What you can not avoid when visiting Crete is the Greek traditional cuisine. Tzatziki, Suvlaki or Gyros, are just a part of the menu on which the list is, of course, the famous Greek salad. There is a great chance you will eat it every day because it will be the best Greek salad you’ve ever tried.

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Kastellorizo is peaceful island in the Mediterranean sea.

Kastellorizo is a very attractive destination because of its originality, easy pace of living and the stark natural beauty.

A Kastellorizo, whose official name is Megisti, is a Greek island on the Eastern Mediterranean Sea and popular tourist destination. The smallest of the Dodecanese Islands, it is 2 miles off the Turkish coast and borders Athens and Rhodes.

The island has become more popular in recent years among tourists looking for an isolated place in the Dodecanese, thanks to the 1991 Oscar-winning movie Mediterraneo, by Gabriele Salvatores, which is set on the island during the Second World War.

Despite this, Kastellorizo is famed for its warm temperatures, sumptuous seafood, crystal clear waters, hospitable people and breathtaking sceneries. You can get here by air, through Olympic Air, or using a boat or ferry. There are nearly no streets in the town and harbour, which makes it ideal for family holidays.

The picturesque Megisti (or Chora) is the only settlement, located at the northeast end of the island. It is a tranquil village, built on a slope above and around the natural harbor, full of brightly coloured Greek island houses, two storey neoclassical mansions, churches, and quiet alleys. In the harbour there are also attractive churches and also there are still the remains of the 14th century Castle of the Knights of Agios Ioannis on a hill with red rocks.

Kastelorizo town

The houses of the town are slender and characterised by wooden balconies and windows of the Anatolian type. At the entrance to the harbour, on the east side, stand the single story remnants of the former Italian government house, erected in 1926 by the Italian architect Florestano Di Fausto, who also designed some of the most important buildings of the Italian period in Rhodes. Nearby is the island’s former Ottoman mosque which dates from the second half of the 18th century and which has been restored and re-opened as a museum since 2007. From here starts the town’s quay, which runs along all three sides of the harbour. The central square — Plateia Ethelondon Kastellórizou (“Kastellorizo Volunteers’ Square”)— lies at the midpoint of the eastern side, near the vessel dock. On the opposite side of the harbour one has a good view from this vantage of Pera Meria, the western quay, and the monasteries of Profitis Ilías and Aghia Triadha, the former now an army base.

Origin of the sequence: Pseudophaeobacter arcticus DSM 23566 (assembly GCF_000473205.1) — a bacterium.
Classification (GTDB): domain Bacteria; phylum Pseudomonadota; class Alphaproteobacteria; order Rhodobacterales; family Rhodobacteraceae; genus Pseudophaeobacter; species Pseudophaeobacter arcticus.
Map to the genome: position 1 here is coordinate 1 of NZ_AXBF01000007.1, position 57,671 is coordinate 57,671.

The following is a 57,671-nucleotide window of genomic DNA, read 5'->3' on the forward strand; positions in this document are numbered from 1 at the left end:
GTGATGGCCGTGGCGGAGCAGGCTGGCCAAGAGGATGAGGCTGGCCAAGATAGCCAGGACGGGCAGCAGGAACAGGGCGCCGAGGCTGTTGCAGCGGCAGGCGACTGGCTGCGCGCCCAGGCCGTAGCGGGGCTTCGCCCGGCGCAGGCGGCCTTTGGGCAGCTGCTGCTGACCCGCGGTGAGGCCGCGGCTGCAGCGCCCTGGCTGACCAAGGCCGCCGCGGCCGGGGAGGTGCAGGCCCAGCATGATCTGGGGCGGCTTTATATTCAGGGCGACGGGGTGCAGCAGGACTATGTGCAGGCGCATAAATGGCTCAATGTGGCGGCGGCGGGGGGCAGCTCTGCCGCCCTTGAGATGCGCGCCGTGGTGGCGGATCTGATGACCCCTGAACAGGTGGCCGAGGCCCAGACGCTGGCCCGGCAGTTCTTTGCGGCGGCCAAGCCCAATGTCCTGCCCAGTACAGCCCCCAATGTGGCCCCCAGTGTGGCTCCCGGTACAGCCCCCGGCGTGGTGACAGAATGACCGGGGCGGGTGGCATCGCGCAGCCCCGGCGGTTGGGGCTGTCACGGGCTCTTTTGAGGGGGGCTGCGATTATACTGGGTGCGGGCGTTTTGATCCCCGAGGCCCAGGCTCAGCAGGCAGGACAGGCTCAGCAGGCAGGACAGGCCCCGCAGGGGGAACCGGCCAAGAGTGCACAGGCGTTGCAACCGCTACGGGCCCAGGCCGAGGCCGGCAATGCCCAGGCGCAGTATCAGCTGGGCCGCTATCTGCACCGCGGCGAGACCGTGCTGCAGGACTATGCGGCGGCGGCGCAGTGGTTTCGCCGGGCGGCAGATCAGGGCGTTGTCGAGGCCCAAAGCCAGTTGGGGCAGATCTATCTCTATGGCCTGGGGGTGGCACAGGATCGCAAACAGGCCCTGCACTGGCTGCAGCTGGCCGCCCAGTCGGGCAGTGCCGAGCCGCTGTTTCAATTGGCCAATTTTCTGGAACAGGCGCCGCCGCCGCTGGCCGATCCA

Above the quay on the eastern side there is a pathway which leads to the Castle of the Knights (14th century). Of it remain the curtain wall, part of a square tower, the remains of a cylindrical tower at the east corner, and toward the sea another cylindrical tower. A Doric inscription, carved in the rock, attests to the existence of an earlier fortress here during Antiquity. Inside the tower there is a large covered cistern.

Ascending the steps on the eastern side of the town, one reaches the suburb of Horafia, where there is a square surrounded by the Church of St. George (1906), with a high dome of Byzantine type, and the Cathedral of Saints Constantine and Helena (1835). It has three naves divided by monolithic granite columns from the temple of Apollo Lykios in Patara (Anatolia). The columns carry ogival arches. Further east is the small bay known as Mandraki, the secondary harbour of the island.

West of the town, beyond the summit of the island known as Vigla (270 m), stands Palaiokastro (old castle), the island’s ancient acropolis. This fortified elevation has classical origins (see below, history section): its plan is rectangular and measures 60 by 80 metres (200 ft × 260 ft).[9] In its interior stand an ancient tower, built with square limestone blocks, and large water cisterns. Carved on the base of the castle there is also a Doric inscription, dating back to the 4th or 3rd centuries BC, with references to Megiste (the ancient name of Kastellorizo) and its dependence on Rhodes. On the east side there are remnants of a gateway, or propylaea.

Similarly, at Mandraki is the Monastery of Agios Giorgis Vounou, an old and abandoned monastery which offers a majestic view of Mandraki. In Castello Rosso is a 14th Century church called the Castle of the Knights of Saint John. This castle is believed to have been built in the 14th Century using stone remnants of previous buildings.

Other attractions include the Lycian tomb, the only Lycian tomb in the whole of Greece, and which dates back to the 4th Century. Also just opposite Kastellorizo is a small rock island, the Isle of Ro, named after its only inhabitant, the famous Lady Ro who died in 1982. If you would like to know more about Katellorizo’s rich history, then the Archeological Museum of Katellorizo is the place for you. Situated at the harbour of Mandraki, the museum exhibits artifacts such as religious icons and traditional costumes from the island.

As the island was the main port in the 19th century, the coasts of Kastellorizo and neighboring islets include many interesting wrecks and exploration treasures. Although there is no real diving center on the island, you can still take advantage of clean water and enjoy diving near the coast.

Kastellorizo is also famous for its natural attractions such as Azure Grotto, or the Blue Cave. This is one of Greece’s largest underwater caves estimated to stretch up to 96 miles. The cave derives its name from the deep blue hues it emanates. Although Kastellorizo does not have any beaches, there are a number of swimming, snorkelling and diving sites with good sceneries and clear water. You can decide to swim near the harbor, but if you want hidden corners, take a taxi boat or simply explore the shore and find your jumping or swim place. Divers should take advantage of cliffs and platforms such as at Nifti, Mandraki, Kavos and Plakes.

July, August and September see Katellorizo celebrate three of its most important festivals; a celebration in honor of Prophet Elias in July, a celebration in honor of Virgin Mary in August and commemoration of the day of independence in September. Tourists should anticipate traditional music and lots of food and dance.